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Entries in power (2)


Carlos Gomez Finds Power Stroke, Cashes In

Carlos Gomez is now a threat at the plate, too, thanks to improvements against breaking pitches.At 6-foot-4 and 210 pounds, Carlos Gomez has always looked like a power hitter. Yet the former Mets prospect, the centerpiece of the 2008 Johan Santana swap, slugged under .400 in the minor leagues and rarely punched the ball out of the infield during his early twenties with New York, Minnesota and Milwaukee. Gomez finally added power to his Gold Glove-caliber defense last season, and the Brewers have now rewarded him with a four-year, $28.3 million contract extension. GM Doug Melvin thinks the 27-year-old Gomez is just getting started:

"He has always had the physical skills, and his recent performance has given us the confidence that he will take the next step in becoming one of the top center fielders in the game," Melvin said. "His energy, speed and aggressive style of play is a perfect fit for Ron Roenicke's style of managing." (Associated Press)

Gomez's home run total has spiked from just five in 2010 to eight in 2011 and 19 last year. His slugging percentage has climbed 100-plus points over the same time frame, from .357 to .463. With those 19 bombs and 37 stolen bases, Gomez joined Ryan Braun, Mike Trout, B.J. Upton and Jimmy Rollins in the 15 homer, 30 SB club.

Gomez has emerged as a power threat by making huge strides against curveballs and sliders. Once a liability when pitchers tossed him a breaking ball, Gomez now makes them pay.

Back in 2010, Gomez was a banjo hitter versus curves and sliders. He often chopped breaking pitches into the turf (his 57% ground ball rate on curves and sliders was way above the 45% MLB average), and he had all of two extra-base knocks the entire year:

Gomez's slugging percentage vs. curveballs and sliders, 2010

Gomez slugged .200 against breaking balls, about 150 points below the MLB average and the sixth-worst mark among hitters seeing at least 300 curves and sliders that season. In 2011, Gomez made some strides. He put the ball in the air more often (47% ground ball rate vs. breaking pitches) and made louder contact, particularly on the edges of the strike zone:

Gomez's slugging percentage vs. curveballs and sliders, 2011


Gomez slugged .385 vs. curves and sliders. Last year, he progressed from a so-so breaking ball hitter to a slugger. Gomez's ground ball rate dropped another tick (46%) and he pulverized curves and sliders thrown down and inside:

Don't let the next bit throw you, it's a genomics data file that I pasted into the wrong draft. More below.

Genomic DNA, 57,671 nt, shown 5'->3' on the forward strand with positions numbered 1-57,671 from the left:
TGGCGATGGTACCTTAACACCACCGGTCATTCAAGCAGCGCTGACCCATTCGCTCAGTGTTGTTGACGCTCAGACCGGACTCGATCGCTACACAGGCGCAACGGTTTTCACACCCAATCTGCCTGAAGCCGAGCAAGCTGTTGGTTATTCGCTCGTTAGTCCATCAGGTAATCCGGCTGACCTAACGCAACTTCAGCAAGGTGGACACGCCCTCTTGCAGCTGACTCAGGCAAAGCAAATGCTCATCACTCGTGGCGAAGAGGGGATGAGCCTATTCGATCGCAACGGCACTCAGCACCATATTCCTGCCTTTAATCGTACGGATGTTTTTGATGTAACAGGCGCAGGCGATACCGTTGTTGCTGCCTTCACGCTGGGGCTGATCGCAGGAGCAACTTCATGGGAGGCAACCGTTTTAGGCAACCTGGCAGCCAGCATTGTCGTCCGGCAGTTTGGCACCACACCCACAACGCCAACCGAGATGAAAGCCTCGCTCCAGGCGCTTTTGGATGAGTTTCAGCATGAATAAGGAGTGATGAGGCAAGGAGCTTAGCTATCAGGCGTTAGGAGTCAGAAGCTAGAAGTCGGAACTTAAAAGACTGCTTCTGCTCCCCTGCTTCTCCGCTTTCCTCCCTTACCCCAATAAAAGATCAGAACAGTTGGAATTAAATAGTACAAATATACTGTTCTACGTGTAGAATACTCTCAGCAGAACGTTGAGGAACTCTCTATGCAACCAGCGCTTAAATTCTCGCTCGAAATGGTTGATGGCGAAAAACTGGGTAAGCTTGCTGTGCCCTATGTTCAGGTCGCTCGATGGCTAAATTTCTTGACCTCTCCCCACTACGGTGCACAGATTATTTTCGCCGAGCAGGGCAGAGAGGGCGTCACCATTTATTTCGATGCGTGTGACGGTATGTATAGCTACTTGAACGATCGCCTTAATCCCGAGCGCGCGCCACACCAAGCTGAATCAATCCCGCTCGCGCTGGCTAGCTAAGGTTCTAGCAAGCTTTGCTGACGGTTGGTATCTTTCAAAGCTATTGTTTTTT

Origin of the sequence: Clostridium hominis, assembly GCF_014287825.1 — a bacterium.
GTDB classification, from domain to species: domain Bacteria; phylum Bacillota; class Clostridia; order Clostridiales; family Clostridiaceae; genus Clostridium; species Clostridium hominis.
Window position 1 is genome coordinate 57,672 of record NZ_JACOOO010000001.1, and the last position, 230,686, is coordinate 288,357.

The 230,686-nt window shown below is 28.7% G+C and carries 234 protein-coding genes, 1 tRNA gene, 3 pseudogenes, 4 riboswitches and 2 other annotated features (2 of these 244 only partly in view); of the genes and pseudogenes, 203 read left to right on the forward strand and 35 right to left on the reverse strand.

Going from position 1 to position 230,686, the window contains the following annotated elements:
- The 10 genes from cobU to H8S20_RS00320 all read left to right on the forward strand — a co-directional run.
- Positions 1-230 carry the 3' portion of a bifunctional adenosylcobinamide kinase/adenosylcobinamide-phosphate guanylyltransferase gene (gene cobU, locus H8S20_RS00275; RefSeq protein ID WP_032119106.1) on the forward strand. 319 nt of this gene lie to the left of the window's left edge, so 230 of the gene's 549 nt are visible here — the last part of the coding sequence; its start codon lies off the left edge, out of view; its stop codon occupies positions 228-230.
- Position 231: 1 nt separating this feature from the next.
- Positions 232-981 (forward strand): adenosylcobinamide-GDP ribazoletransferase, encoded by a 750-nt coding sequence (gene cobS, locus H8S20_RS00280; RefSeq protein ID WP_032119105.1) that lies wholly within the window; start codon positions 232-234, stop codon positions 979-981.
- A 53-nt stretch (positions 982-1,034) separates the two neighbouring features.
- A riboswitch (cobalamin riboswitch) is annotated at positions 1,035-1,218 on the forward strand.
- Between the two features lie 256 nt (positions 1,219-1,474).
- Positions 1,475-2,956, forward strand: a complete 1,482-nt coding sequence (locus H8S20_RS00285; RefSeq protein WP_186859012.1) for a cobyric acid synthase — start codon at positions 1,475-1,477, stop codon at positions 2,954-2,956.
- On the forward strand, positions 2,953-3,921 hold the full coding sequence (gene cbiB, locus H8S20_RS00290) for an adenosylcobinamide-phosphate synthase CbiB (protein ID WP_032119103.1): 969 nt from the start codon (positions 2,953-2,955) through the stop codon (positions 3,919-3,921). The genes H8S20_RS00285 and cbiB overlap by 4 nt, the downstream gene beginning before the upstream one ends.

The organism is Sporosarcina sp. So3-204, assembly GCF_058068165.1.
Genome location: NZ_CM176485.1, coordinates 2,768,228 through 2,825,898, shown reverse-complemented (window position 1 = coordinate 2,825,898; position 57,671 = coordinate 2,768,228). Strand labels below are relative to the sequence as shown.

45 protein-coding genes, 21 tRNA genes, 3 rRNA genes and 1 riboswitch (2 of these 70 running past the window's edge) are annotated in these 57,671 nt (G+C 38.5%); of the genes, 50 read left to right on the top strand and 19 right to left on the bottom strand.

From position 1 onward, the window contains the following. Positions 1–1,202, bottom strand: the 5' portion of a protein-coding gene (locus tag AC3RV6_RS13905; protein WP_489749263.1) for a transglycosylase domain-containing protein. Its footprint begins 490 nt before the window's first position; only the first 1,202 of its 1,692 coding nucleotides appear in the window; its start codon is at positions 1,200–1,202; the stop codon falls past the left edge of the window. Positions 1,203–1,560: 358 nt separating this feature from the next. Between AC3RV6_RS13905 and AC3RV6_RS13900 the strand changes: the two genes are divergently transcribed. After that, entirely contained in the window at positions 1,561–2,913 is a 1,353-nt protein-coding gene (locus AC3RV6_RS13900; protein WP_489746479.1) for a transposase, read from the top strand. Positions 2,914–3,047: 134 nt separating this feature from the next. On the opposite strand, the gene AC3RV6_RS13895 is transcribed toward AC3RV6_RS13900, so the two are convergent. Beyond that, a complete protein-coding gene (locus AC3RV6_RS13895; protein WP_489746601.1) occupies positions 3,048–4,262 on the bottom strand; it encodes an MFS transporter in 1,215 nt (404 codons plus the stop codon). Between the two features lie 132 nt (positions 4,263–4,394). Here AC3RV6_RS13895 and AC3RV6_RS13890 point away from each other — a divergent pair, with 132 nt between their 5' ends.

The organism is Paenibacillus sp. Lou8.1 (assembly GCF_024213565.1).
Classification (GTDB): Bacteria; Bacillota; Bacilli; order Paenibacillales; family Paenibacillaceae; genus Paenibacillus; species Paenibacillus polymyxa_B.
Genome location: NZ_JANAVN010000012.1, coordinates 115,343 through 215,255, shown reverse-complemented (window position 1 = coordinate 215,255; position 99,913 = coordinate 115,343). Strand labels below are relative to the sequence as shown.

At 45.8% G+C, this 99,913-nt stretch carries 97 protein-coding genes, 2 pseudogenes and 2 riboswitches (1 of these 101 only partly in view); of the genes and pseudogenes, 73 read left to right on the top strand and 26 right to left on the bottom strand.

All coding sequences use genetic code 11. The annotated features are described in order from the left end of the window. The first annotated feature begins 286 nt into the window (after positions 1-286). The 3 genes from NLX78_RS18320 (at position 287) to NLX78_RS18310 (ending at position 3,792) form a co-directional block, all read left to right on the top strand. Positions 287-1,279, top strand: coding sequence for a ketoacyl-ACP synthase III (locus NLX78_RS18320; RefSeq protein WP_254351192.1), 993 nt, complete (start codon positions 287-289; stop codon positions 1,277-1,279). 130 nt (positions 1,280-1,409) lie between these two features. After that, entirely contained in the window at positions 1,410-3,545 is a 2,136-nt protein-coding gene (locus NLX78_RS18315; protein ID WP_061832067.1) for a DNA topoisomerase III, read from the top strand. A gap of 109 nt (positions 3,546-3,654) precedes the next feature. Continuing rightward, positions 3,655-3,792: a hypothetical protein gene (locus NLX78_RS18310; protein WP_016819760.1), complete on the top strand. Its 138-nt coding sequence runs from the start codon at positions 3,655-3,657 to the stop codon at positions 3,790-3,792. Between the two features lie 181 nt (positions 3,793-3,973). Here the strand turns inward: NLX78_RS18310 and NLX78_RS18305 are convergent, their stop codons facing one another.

Gomez's slugging percentage vs. curveballs and sliders, 2012


With a .461 slugging percentage against curves and sliders, Gomez ranked third behind Josh Hamilton (.563) and Mike Trout (.521) among center fielders, and his nine homers trailed just Hamilton (18) and Adam Jones (10).

Gomez's power surge has transformed him from an easy out (76 OPS+ in 2010) into a quality MLB hitter (102 OPS+ in 2012), free-swinging style be damned. His new deal could turn out to be a bargain for Milwaukee, now that he's got pop to go along with his base running and fielding prowess.


Atlanta's New Outfield: Young, Fast and Powerful

New Brave Justin Upton joins brother B.J. and Jason Heyward in an outfield that could make power/speed history.The Atlanta Braves ended baseball's longest-running soap opera, "As The Upton Turns," by acquiring Justin Upton from the Arizona Diamondbacks in a seven-player deal. Justin now joins brother B.J., who inked a five-year, $75 million contract earlier this winter, and Jason Heyward in Atlanta's new-look outfield. The Brothers Upton and Heyward all have youth on their side, and they can crack a game wide open with power or speed. How rare is it for a club to have three power-speed threats covering the outfield, let alone three young ones? Turns out, it's unprecedented.

All three of Atlanta's fly-catchers have turned in 20 home run, 20 stolen base seasons in the major leagues. B.J. hit the 20/20 mark in 2007 (24 HR, 22 SB), 2011 (23 HR, 36 SB) and 2012 (28 HR, 31 SB). Justin did it in 2009 (26 HR, 20 SB) and 2011 (31 HR, 21 SB), and Heyward cleared the bar this past year (27 HR, 21 SB in 2012). With the Uptons and Heyward in the prime years of their careers, manager Fredi Gonzalez might just get three 20/20 seasons from his outfielders in 2013:

    2013 Bill James Projections

While Heyward has more than 1,700 plate appearances in the majors and he can grow a beard between innings, he'll be just 23 years old next season. Justin is entering his age-25 campaign, and B.J. is the old man at all of 28. All young dudes, all 20/20 threats in 2013 and for years to come. So, when was the last time that a team boasted three 20/20 outfielders?

The answer, according to Baseball-Reference's Play Index Tool, is "never." In all the years since we began this stick-and-ball business, no team has ever had its left, center and right fielders all go 20/20 in the same season. The Uptons and Heyward could very well make history next season. And the season after that. And the season after that. If Justin re-signs with the Braves following the 2015 season, B.J. keeps his wheels and Heyward stays healthy, they could be at this for a half-decade.

It's incredibly cool -- and rare -- for two brothers to man the same outfield. But if B.J., Justin and Heyward all hit 20 bombs and steal 20 bases next year, the story of the Uptons' shared bloodlines will be downright blasé by comparison.

Courtesy of Baseball-Reference, here's a list of teammates who have gone 20/20 in the same season while in their twenties. Only nine pairs have pulled off the trick, with Justin Upton and Chris Young being the most recent in 2011:

              20/20 seasons by teammates under 30 years old